Lincoln Journal Star from Lincoln, Nebraska on May 13, 1948 · Page 14
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Lincoln Journal Star from Lincoln, Nebraska · Page 14

Lincoln, Nebraska
Issue Date:
Thursday, May 13, 1948
Page 14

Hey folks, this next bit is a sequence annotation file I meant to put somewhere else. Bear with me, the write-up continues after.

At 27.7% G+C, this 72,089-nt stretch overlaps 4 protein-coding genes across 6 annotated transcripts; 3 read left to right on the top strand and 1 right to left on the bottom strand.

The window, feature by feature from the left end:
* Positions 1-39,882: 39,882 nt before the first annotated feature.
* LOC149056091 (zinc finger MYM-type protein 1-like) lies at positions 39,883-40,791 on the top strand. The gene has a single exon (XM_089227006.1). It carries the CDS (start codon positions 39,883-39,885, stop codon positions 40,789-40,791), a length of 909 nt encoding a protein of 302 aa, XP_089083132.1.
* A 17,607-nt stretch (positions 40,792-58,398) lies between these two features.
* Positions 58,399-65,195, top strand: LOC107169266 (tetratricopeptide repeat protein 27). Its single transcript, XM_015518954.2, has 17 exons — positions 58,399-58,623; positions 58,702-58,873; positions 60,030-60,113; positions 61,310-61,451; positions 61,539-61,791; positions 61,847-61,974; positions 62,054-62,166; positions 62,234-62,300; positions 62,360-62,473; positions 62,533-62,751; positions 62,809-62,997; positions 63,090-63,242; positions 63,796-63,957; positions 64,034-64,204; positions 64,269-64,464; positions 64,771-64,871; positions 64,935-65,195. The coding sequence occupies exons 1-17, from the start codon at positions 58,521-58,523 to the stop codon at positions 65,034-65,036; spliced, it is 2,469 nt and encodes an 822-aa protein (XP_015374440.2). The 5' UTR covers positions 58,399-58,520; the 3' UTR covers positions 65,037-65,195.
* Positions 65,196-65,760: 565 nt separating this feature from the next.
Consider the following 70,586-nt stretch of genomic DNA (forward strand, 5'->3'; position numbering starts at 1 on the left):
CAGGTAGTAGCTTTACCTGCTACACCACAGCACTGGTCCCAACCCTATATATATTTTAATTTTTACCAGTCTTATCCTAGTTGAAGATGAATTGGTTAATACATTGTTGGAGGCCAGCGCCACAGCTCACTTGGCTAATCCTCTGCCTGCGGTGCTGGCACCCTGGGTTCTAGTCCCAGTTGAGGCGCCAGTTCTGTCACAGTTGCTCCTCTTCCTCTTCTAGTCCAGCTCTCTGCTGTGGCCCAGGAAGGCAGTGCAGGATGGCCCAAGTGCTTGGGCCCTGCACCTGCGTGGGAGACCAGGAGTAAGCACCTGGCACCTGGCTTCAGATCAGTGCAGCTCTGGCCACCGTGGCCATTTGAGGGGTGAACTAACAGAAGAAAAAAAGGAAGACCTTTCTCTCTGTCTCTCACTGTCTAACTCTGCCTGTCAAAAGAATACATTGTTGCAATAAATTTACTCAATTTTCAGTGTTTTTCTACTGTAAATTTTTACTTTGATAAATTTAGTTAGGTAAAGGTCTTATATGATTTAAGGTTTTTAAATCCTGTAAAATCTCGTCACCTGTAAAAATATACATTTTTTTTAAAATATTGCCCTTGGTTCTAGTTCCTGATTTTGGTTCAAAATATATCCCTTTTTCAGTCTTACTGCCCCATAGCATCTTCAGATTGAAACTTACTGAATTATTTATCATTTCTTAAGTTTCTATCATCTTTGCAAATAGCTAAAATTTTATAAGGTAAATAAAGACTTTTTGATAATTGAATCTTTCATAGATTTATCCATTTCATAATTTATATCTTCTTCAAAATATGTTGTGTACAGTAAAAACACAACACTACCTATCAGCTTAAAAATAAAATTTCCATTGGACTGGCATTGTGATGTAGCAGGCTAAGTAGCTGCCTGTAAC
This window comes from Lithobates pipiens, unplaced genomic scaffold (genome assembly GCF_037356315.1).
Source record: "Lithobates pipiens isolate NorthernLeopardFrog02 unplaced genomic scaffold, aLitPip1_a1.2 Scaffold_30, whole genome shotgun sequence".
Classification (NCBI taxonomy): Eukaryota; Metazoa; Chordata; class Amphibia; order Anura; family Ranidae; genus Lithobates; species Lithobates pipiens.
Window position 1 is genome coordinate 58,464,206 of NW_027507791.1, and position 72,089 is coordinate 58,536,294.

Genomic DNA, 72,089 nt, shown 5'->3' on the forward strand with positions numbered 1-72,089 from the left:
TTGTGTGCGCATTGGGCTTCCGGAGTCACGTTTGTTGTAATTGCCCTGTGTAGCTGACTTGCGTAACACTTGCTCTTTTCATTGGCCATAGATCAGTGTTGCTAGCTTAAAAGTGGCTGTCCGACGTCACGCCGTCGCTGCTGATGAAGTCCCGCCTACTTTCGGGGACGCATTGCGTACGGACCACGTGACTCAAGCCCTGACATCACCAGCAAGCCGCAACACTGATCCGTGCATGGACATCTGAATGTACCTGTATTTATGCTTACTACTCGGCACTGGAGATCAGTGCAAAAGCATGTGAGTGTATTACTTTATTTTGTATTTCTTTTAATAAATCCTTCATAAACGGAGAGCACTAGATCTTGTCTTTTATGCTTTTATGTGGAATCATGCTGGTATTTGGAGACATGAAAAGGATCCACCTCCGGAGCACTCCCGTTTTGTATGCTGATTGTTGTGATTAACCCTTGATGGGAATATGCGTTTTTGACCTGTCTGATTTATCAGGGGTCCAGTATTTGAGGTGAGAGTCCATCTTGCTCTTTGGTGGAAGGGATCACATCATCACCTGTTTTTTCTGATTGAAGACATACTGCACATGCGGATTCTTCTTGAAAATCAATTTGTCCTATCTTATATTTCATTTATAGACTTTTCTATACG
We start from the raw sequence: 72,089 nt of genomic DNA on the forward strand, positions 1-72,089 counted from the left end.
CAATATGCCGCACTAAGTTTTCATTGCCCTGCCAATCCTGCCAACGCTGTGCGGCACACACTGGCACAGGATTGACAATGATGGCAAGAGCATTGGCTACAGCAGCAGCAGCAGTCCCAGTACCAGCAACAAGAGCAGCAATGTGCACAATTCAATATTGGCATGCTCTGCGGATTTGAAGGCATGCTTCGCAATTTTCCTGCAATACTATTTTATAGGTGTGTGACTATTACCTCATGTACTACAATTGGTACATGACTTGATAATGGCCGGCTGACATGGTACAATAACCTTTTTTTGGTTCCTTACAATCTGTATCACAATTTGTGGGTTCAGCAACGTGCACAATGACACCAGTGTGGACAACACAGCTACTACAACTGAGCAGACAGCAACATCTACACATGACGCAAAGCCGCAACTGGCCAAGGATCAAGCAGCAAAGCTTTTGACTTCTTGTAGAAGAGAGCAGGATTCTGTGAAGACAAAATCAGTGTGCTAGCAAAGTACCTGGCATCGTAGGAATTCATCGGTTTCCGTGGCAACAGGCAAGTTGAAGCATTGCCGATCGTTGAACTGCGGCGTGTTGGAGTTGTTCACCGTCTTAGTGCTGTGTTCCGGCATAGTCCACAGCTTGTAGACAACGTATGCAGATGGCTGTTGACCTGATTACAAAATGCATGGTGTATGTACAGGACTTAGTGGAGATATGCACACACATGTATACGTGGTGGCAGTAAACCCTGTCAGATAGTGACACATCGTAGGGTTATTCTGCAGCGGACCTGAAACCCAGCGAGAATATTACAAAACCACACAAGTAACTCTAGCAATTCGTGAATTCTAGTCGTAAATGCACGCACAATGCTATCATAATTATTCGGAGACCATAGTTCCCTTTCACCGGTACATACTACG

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I» H%f OI \ FVF\r^(; miRMi. Tlnir«a,iT. May 13. lom Stern Prophetie Words Eelio Down the Centuries Thp f»und8V Srhfw! in fnr M»v 1« t* M«!*‘'hi r>em«nil» s. Cfv» P»; , .n" The R m of M«is hi 1 1 > • 2 1.1. 14 7-12. BV UIIIfXM T. FM.IS .\VI> KAKI K. Dorili.\^s. A many n p„. aKi'-'pher ha- rr'T =T l,r 1. Ihcte ¡ rnoji- s icar 1h ir -,a¡{ in n a-h .-nlrmí M.iiy fhriFti,- ;it.v, Tl:. t k - vsiiy it i.s ^•nv'Tti'^ iP it.sdf i.nti ’it prc- cr ¡ng .' ■ iPty ,a- t «li 1-i 'Dip •n f -. t we h p . » manv ft hhv-mind*'i prea. her a n-I ge’ ■Mn, ■ chur- h inmitinrs it Mnply I t - nutht'v t.hink 4 hi.Mian arc railed to bo ugfir svh> iCH ’ht-y aro rcully meant t.) bo -alt and •- 'It tin; and b r -. c\en v. h !o it t !i>an..cs arui .nd fuc-.'ctve “Vo aro the all 'Í lie earth,■' ilh .le .u.- '• rd if t’ . all halh 1 ,»t it- salt- 1 t ' hneu Ph 1 ;1.. 11 it be ivit ■ ’ Ol i » « R\ Tin .V I VVI) \KDs f f the ' 1 the pn.f'-het who 5M- b 11.(■ Î .d h I- in 1fa= Old Te * ;,ierd • jvt “ .vert m- f'l i. many Í ^rd f irt* Tn fin* ' : ! u -iM.k = = ' ly fur "rv. .•(•! t.e.s-. M u hi b.a- moi h tl t is in , •idab e. He i> a tii.nK, M* V, tt .I’ht- peakiti,' Il 'Ute he le.-- ■ (»! ■ fi t.ed alaait b '•!. f' 'k;’ feeling, l i.-n ,di at h li'lr t fir w’ Si '-.I . } , ubc- nre r.;;.:! ;,i,i -.<» ‘ i.-j « lin. d” that fa < d ■ i- u <■ P I ' ers- V. ,1’ • f, ♦ . .,d tt- III al »ü-i fri im t; a , | il¡ d . f ODDKERs AM) r . h rs ate pi T} .-tufi Tlie rnati \vh“ 1 6, ¡ng t- di' l a ne ■> witti infii 10 behalf ,f (bui M'ie 1 Ije pre- I ai' d to sj'eak ufi}ilea. ;int truth.s The ear-taklei and thu eoiiiei of I le.i ant plira-.(>s may beoorne a ..htnt-teim f..oiite a,i a i'itm le-tiirer ami a- a fu. ore ,it afternoon leas, liut he will never make a true minmter of the (îos- Jiil. GuiTi[.tion is a gie.iter gift t lan gllbne ..^ for the forlh-telioi of truth Mala. In ha a phta' e 11 -'t hoali hr e.scj. •utified at lea t oiiie a vear to every a-^o- «’i.itmn if i>ie.e I k ' is , leforrneis aid other jiubli. p« akei “Ye hase weatied Jehnvah ’Aith your ■' There i. the whi.di and 1‘e ting of the whip r.f srn.dl cords in the Hook ot Malaehi. Tfie Malaehi rnood is common thoughtful men tfiday— tho they stop .short of his eon- <!u.-s]on. The old prophet wa.-s feti up on the professional relipion- 11 .- . and his oiiening remai ks souiul like the de--f>air of a high arui finnest soul, le.uiy to give thorn up a*-- a lio|iele.‘- lot He s< 1 fd nrul raileri and -.nef'red at t- e Íaithlígg» pr iesthood. 'I'hey were not genuine. Tlieir religion had become perfunctory. The loot fif truth wa.s not in them. IT IS ND SMALL thing when r( li .lous observ’ances are in si ri­ tt le Hyp;: -ri«.y in the church rs a matter ol giavt- eoneein to the entiie world Had spots on any p. rt ('f a -ingle ap|,.ie mipcnl the w'r lie barrel of fruit. That ( hi , -hall be genuine and loyal 1 .-. imtiortant to the .state no to business and to ev«>ry other deji'rtment of life. If religion does not funetion surely ai'.d liuly, the whole human fabric Will suiter. It was a of .simple righteousness that pre- eipdated the two world wars; oji'i ani'lhr*!' iullapse r.f even fie; er ii hi that nullified the i’f.ii' A return to P'HÜines.s is liie h.rfei -Ir.iirhft ,t ay bar k b. ■:fi ty anrj .sanity. T- ,s 1 'be exrur.'aon info Hie p.' e < r ypd I. t.i m, k(" { leai the ti.ifi wt.uli 1 . wntt(>n large over e ery ehaptei .d ! .rael > hist.ny; .Jehovah e-ite- about the eonduct of men, TJirs p. a roi.t truth. U ually, it i. 1 .ken for granted’ or else igruued Jt i.- really a tJu p-e for lullest di.seu ..ion. If f'l d 1 infere-fed in hum.m t>e- II . ann how' they behave, then I \eryfhing takes on a new- com- f exion. Work, play, polite-, arui i en the ret thoui.tif' of men’s iiearf , are vitally affected li. the truth that what we are -ii i b is a matter of real inter- t t- the I ord Mo.'t Higt. TJ.-1 all-ernhraeing teaiJnng i/ t!io riu .-.-age of .Malarhi. Hl.- in­ du trnenl -d J-.xity .md f .ith!«- ■ ' » 1 ot the ba a- that It I., dls- P ' I n -I ,i: d d' loyal to .Ieliii\;di Nob . i\. ho at, lie . < ;Pi lu» untine t- Inm.-eif or imknui to his ru I nbor witl nt -diiontin'' God Th« law 1Î, d reailv g-i\frns Jifr- I ( ert.i.dlv tilf will of God H II hment Im ■ d final ex; ‘ di u tl e pie ■j-f of th«> b a -. b-i g pit on.ill V Ulti r- ' 1 d Ha « b.iib r .irid eon' ■ ♦ ' ! y to n and womari. NDHDDV II \S H) .c,,r {>}„ Hela Kaop.i k«-y -.r h.;.e a oi- ploma h;m inr .,n In w, II, to tin.a I. t;md tO-d b;u k - f the '^ n\~ bi}- e ol 1 .r.'M'l and Jiuiah, as idal.i. hi fioint- mt, a- Well .as bai k ol th<* < o|lap ( of our owui w- iM, a- the <ab!egi,im.s si r»-,ini It •' ’ I.s, be- the eollap e of iridi- \ .-.lal men arui Women “'bhe wlu ie 1 .- but «‘qual to the sum ■ f it. jiait,-’’ tallite a> obvmu.s 1 the frutti that the only jioisible Way to get nations atul groufi.s rp.'-t with on«- armthei g- to get »■■uh light -with Eternai Higdd. I he eh’ar ti.ick bark to ,a ru'W Vo} Id is by way of men and vMimen who ha-.e! «-d to do what Gi'd tell.s them to lio The im. lerit pfofihet’ tern«-iy lor his 1 .sti'I the inosf up-to- date pr«>;:eri|»tion for our own tiimn When we ail f|uit trying to tiave out own s«*lfi,-h wav long «■noueh to try to do what God eleariy tells us i ii.ght, ftum wt* shall be facing tow'aid the only po ible ;oi t of i«*con;-.ti uction that e;m sav«> our W'oild. Hetti'r peo( le tnak** i)etf«*r neighborhoods and nation:;. The plea, iiei, the l«-a. lu-r, the ehuidi Tow Cotton Dies; N.V. Guard ^ W7 -a * ickH, Moman 3tab(i Self On Unbeaten 1902-03 Teams SAN' MARINO. Calif. f>p). Edgar “Tow" Cotton, fi4, guard of the Umversity of Nebraska football learn from 1902 lo 1905, died at tii.s tiome here Tue.sday. ’ ' Fie was the father of two T^ni- ver.ity of California football ■star-,, Charles, a halfbark, and Ki-rmeth, a fullback. Kenneth ; was kil!e/i in the south Haeific during the war. j Cotton, for many years a lum- ' be, dealer m California, was born in Syracuse, Neb, He is •■iirvived also by another son, Richard, of Marysville, Calif, and his sister, Mrs, Calvin Emery of San Marino. Services will be in Alhambra Friday. Cotton was a member of the 1902 Husker team that won ten games and was unseored on. The H*03 team won ten games without a Joss. HOLLYWOOD. i/P). “If you give me a ticket I’ll kill myself,’ -là OIK nil, , O.MPl.f.Ml .MS j;.WMIO coat -.;,„-„„ el,,,« rian.en of '■ ' ■■•'F • < I'dvd "fm q leen’* b.y the National Fur Dealers •• m d. 1 a .-.t.ite rnmk coat durmg the organization’s " * *' ‘f* Fiei iuiOH ( ity. Hert 1 iidner, r'.i*ru‘tal convention chair*’'•< < ' »F'«’ gaiiru-iit Tb d wa, made from 78 1 -\iri-. f}.,rr 400 and i v.du. d at $2.5.000, Tintner .--aid, (Af* W iM jitiotf, Wedrie 'lay Night ) Walter Winchell Hour of Grace By Margaret Cumian Nichob Item: “Taft says he’s still in the running.” They went THAT way? To whieh a Sheraton Lounge wag adds; “We will now pause for Stassen identification.” I^etter from a friend at Geneva; “At the international free press conference a delegate from stopped her Wednesday for driving her car past a red traffic light. Then, reported Policeman F. R. Couch, she stabbed herself in ‘H' >1% ''■‘'h » 10-Inch Chine« tucci, 26, a.x saying after they * ceremonial knife. COTTON—Dies in California. They w'erjl into the your s.otemcmsi' H. Z’ ms .^ vo ,! ‘ P"'™ iiHLs.y Hud lay iieavdy over uniform, he was alwav.s in uni- Abe, .n. Nor was it any longer form imw% tii.s a ;:,a'dru nvor rnoi , tH)W% hi.s fair head bent ‘s i«-;uiimg from worry toward a telephone, his firmly on.-y Uie i.slaml Fiuu ,e , cut m.outh speaking brrskly and iurcefully over 40 odd miles . . . harl fu'cri sold and tFie money in- VI ted ill War lionds. T<.>by Fiafi p.lid back the moni'y Jie Jiad biiiiiiv\«'d and M«*egan had re«• 1 . fi an in her ;Mdaiy at Hh- fiospitid. Tiu'y were out of fiebl aud living vvitiiiii Hieir iticome at last. IHit Hie .-.;Hlnes.s Hiut la.v heav- il.V ui»on tier «ame from tiie sb.-inm !.f makin.L* rnurdeier.s of I ob.v and Jier frmnd.s and from voikor uhn s k n 11 x, . 1 . ‘''‘‘I Df.m He laugiied quit h, V, k O m k,. I 1"' «"‘"l-l/y wilh kiVD y„u lor vour , king •Hie qimkest. .shortc-t path to .solving th«> [iroblcm.s of our day. WJicn men give Gud Ju.s due they will not f.u! in justif c to ( ne anothi-r. 1h«’n us a nm'ing note of soti.d ju.ticc 111 Mala« til that i- mfire IIK WOCLD THINK her a fool if .she cried. Resides, she wouldn’t like Hie picture of her- sclt in the mirror if she cried. She smiled and there wa.s new vitality m her voice when she aiii. “Of I’ll meet it. It will be . . . awfully good lo see you again ” Ho laughed quietly. “FlI for- under.statement be nothing .--iioi t of wonderful to see long I’ve waited to make this call . . “I think I’ve been waiting for and he wa.s free siie ha«i liad to cm. ti'ucl tier tliought.s of him amw and ttnnk of ium unal- t.'U'hed from CJare nn«i marriage. He wouUi t>e fiiflerent now, .she thought, a younger, gayer per. I I , , •''"b Do Fiad nothing to cojicoa! it .I,',i, willtl Gwl I 'lu.uV . W I>>- S""-I.v tr„-.l I'll srryou very soon." lo know him now Wt+uhF be to i When .she replaced the tele- know the r«^l Fayne. tho man phone, she .saw her mother look- he wa- before bus marri#ge to mg at her with lifted brows and ; V lare. At time- the poison that parted lips, had infectixi her thruout the ■ “Who wa.s that, dear?” I have my frequent times, I fear. Of anger at your action.«. And you upon occasion, dear. Could slice me into fraction.«. But still the times we disagree Need not be times to rue. So long as you’re not mad at me When I am mad at you, —Gal Trudy. Ronald Coleman .says they were making the Othello sequence.s for “A Double Life,” Allen vou ■ ^^’®Lvone connected with the film again. I don’t know why I don’t ; remotely) wal- Wviit to see you to tel! you how ‘ quote a tew lines ^ “! will lie a .vvift witness against the «.rciuers, and against the iidultcn'is, and again t the 1al..e-‘.w s and thosf in Shakespeare lingo. One day a fan had to be removed and an electrician yelled to another, “Hey Bud. This is Thy job!” In Hutton's night Booking Agent Paul Small (describing a ham) said: “He’s one of those act.s that killed vaudeville instead of vice versa.” 4 Spinet Pianos $495 and up TLKMS 212 So. 12 2-183« licdtime Story 1 A Daisy Rope, A.-v Toddy, the rabbit tinker, ho}>ped beside Uncle Wiggily to- wattl tiie bif rock, Toddy said: ‘ “I wish I had brought those umbrella ribs with me.” . “Why, Toddy'.’” i “Hecau-»* d 1 had them 1 could ti'.'kle the nose of lh«‘ bad < hajrs who are aft«'r your wife and Nut : «' Jaia . ’ “We don't know lor ,>ure that the iiad chaps are there. Toddy. I don’t see any.” : “The bad chaps are probably j behind Hie rock. But li no bad chaps are there, why did your wife and Nurse Jane call lor help^” “I don’t know. Toddy. I wish Hie police dog would hurry.” ually tailed at this hour. She .said. “Hello.” and waited for Adi'lc’s raucou.s, good-natured V'oii'e. Hut it did not come. No voice came to her ear for a minute. Then, “Meegan?” “Yes, thrs I- Meegan.” “Anti thus in Fayue . . F’orever after she knew how , she looked at that moment be- ' « there was a “AND I DON’T want to keep it to myself any longer. I love him . . . and now I can say it and live it!” "Where are you going?” “To get my hat and coat.” “But aren’t you going to change your dress and shoes. You're wearing your work clothes!” She was putting on the small ,, , „ . t, M over hruwn hat that sat back from he 1ml 1 table that revealed her the high wave of her fair hair I«“ c as If sLuideuly lighted from when .she turned and said. “He’ll be wearing his working clothes.” v\ iHim ’Fviyne’'” THE END. u 11 be said, daisies and weave the stems to-i bring much if w’e tried to «jell hupelul-hke, maybe my wife gether and then twine them in them AP reports a senate*labor subcommittee listened to testimony of businessmen opposed to raising the minimum wages above 40 cents an hour. Now how about listening to those who earn only that much I an hour and try to live on it? At the Ebony someone re- I marked that Tokyo Rose is seeking a U. .S. court trial. “Natch,” hmrf’d Cass Franklin. “She wants to be sure ot an acquittal.” Your Problems By Mary Gordon, Dear Mary Gordon: My mother left a number of books and we are trying to dispose of her things. The books are all I classics, tho old but in good con- I see that a Chicago office building rs experimenting with playing mu.sic in elevators and it s said to put office vv'orkcrs in a more cheerful frame of mind. 1 suppose, tho. there will be some old meanies of who won’t be in any too cheerful when I a mood when they find their music-loving helpers riding up and down attending concerts. Goodness, what puzzles me is that the world keeps gating more and more music all the time, but it doesn’t .seem to be much soothed by it. Perhaps the right people aren’t getting the music. Maybe more of it should be played at meetings of diplomats and in Washington political cii'cies. But I don’t know. Mr. Truman seems to be somewhat off-key playing “Dixie” on his piano and the Stassen delegate march hasn’t made much of a nit with his fellow-republican presidential candidates. Girl Given 20 Years EMINENCE, Mo. (4’». Sevon- teen-y e a r-old Betty Jane Kroeger, has been sentenced to 20 years in the state penitentiary for the fatal shooting of her father. MAGEE'S Th# m#di#vcd spl#ndor a by^on# •ra U brought to lit# again In th#s# ■Urring Roxon designs. A new neck­ wear idea that opene the got# to Individual distinction ... at inter­ preted by Hipeb. *2 W ICEE’S Elrrt Floar BIG SIED AND NUKStKT STORE • *4* 7oeS^o6GfCiiâmp/o^ KEDS DAY U l>a«kî Satiirila), May 22ml, at Caiiilol Beach. I * 4* i • *11 I • iB )\ N Inits of keen jiri/es uill |»e iiiven anay, ^ and some h«»v <ir girl will win a hieyele. Get your FBKK litkel at Simon's when joii etmie in to see the sporliiiK '\Spee<larelU’ in our liasenieiit Store. Gel your FREE lieket at SIMON’S and Jane called to : some long strands of honey have us bring them some lunch. i suckle vine. That makes a daisy It could be that!” . .. ^ Toddy shook his head an he hopped along beside Uncle Wig- gtl.v. “No, Wiggy. It isn’t lunch that your wife and Jane called for. It s fnr help. And I’m sure Hio had chap.s are thei'c!” “Dear me!” .«aid Uncle Wig- gily, and he hopped fa.-iter. ♦ ♦ ♦ SUDDENLY NLIISE Jane chain or rope.” “What’s it for—to catch bad chaps?” asked Toddy. “Oh, the idea? No!’* laughed _. ... Mrs. Longears, “A daisy rope is 1 +“®y looked at the lunch. One just something beautiful, like a them. Do you know of any worthy institution which might make use of them?—Daughter. A. Ask Mr. Settelmayer of the city library if he would like wreath. Nurse Jane and I want to twine a daisy rope over the bungalow porch. But it takes a “At last we eat!’* I’ll tell you about animals tomorrow if the radio will .........................'^'bcn there are only two of us. po|;p«-d into view 'fionV around i thought. Wiggy, that you and Toddy would help us.” “Oh, of we will.” Uncle Fier paw.s filled with daisy flow- , Wiggily dropped the stone he had ; er.s. Slie waved them to Uncle' P'cked iqj to throw at u bad Wiggily and .said: i chap. "'V\'e are very glad there “We were w'ondering when you ' ‘'fv no bad chaps here at the woulii coim\” j rock, my dear.” "How many bad chaps are' “So are we,” said Nurse Jane. “Diii you leave the lunch in a safe place when you came here helping us making the daisy rope?” the c«)rner of the big rock. The muskrat lady hou.sí'koefier had long w hile lo make a rope, ! Please stop trying to cal! the chimney down off the roof to listen to the gas stove tell a story about an apple pie. there?” asked Uncle Wiggily. “Bad chajis'’” exclaimed 'Mr.s. Long«-ars. “Ha! Ha! Ha!” She hofiped nut beside Jane. The rabbit lady had some daisies in one |>aw and some strands of honey.suckle vine in the other paw. "Bad chaps, Wiggy’’ There _____ are no bad chaps hero at the big there." rock! What gave you that i«iea'”’ "We heard you call for help,” said Toddy. “Oh, yes! Ha! Ha! Ha Rut we W’ant you to help us make a daisy rofie,” said Mrs. Longears. “Daisy rope!” exclaimed Uncle Wiggily and Toddy like twins “WE SET THE lunch out on the flat stump,” said Uncle Wig­ gily. “I guess it will be all right “I so,” said Nurse Jane. “Anyhow', we’ll go back and eat It a.s soon as you help us make the flow'er rope. Now pick lots of dai.sies!” While Uncle Wiggily and Toddy were picking daisies and tho of course they were not • Mrs. Longears twins. i weaving them into a rope, * * m I two animals sneaked out toward “WELL, SOME CALL ’em \ the stump lunch table, darsy chains,” said Miss Fuzzy I They were hungry animal.«. • ITS M-MeiinHIM, by m«mM iMprmea eedw* mMk db». •»•IbcMmaw loifoiiciL • ITS It-eOWItlM ’ wiN) n»w cof p*p, »CBII01». • ITS ■B^NAMirACfiieni ol poiit ditaumRblMl, diadieà proc» fion-r»b<i« wMh bMt «atwfok. 90 DAY GUARANTtE Som« os o New Cor Ford Model A ... .$86.95 exch. Ford V-8 ........... 115.00 exch. Chevrolet *34-41 ..102.00 «xch. PlynuNitti, Dodge. .139.00 «»eh. ■*# be «iUBb Iw wBdMNl PAT A$ irmi AS 10% DOWK •pfaKVàB^ Henry Reid' Cut Price Sale of Regular, Popular NURSERY STOCK ■tofk t^^cM*^p*to*’50^*off’”7io!h?n* hlrt quality, root-wrapped nursery Apple Trees -- 89c eoch 4 to 6-foot isze A.VOKA 5 to 7-foot size JONAIHAN 5 to 7-foot size RED DELICIOUS 5 to 7-foot size RED WINES AP regularly $1.10 to $1.30 each Cherry Trees —$1.49 each SH to 5-foot size MONTMORES and MONTMORENCY 5 to 7-foot size GOLDEN SWEET 4 to 6-foot and 5 to 7-loot size BLACK TARTARIANS 5 to 7-foot size YELLOW DELICIOUS 5 to 7-foot size FIRESIDE 4 to 6-foot size FIRESIDE 4 to 6-foot size YELLOW PELICIOUS Pear Trees —$1.49 each 4 to 6-foot size BARTLETT 4 to e-foot size CLAPP’S FAVORITb. 4 to 6-foot and 5 to 7-foot REIFER ROSES—2 for 98c Regularly 98c each Indttding these Beautiful, Double XX Hybrid Tea Rosei — two-year plants that bloom first year: RADIANCE if PRESIDENT HOOVER TALISMAN -Ar CYNTHIA ^ PRESIDENT HOOVER 1 «-foot Trellis and I American Pillar aimblng Rose. both for $1.98. TrelUs alone, $1.69. i 3 3 Q > a 3 3 SPECIAL SALE of New Varieties of HYBRID TEA ROSES regularly $1.75 each N OW —49c to 98c Baby Rose« Dainty Polyanthus Dwarfs GOLDEN SALMON TRIOMPHE ORLEANS ELSE POULSEN Shrub Roses RED GROOTEN- DORST PINK GROOTEN- DORST BUSH ROSE Hybrid Perpetual PAUU NEYRON NO MAIL ORDERS, PLEASE! These Specials Good to Henry field Storw One Week Only " JUOIO" Mo drled'OWt rootf . • • • *“* ffcey’ie MOIST-WRAFPROI Jufnl>o HM, li»«llby mirt»ry ftocl «(tb ko«vy roots wrapped à mekd mou wbM ttn frasàduo horn ma »-« J- •rVtvIe* Henry Field's BIG SEED AND NURSERY STORE 921 0 St. PoiM 2.0030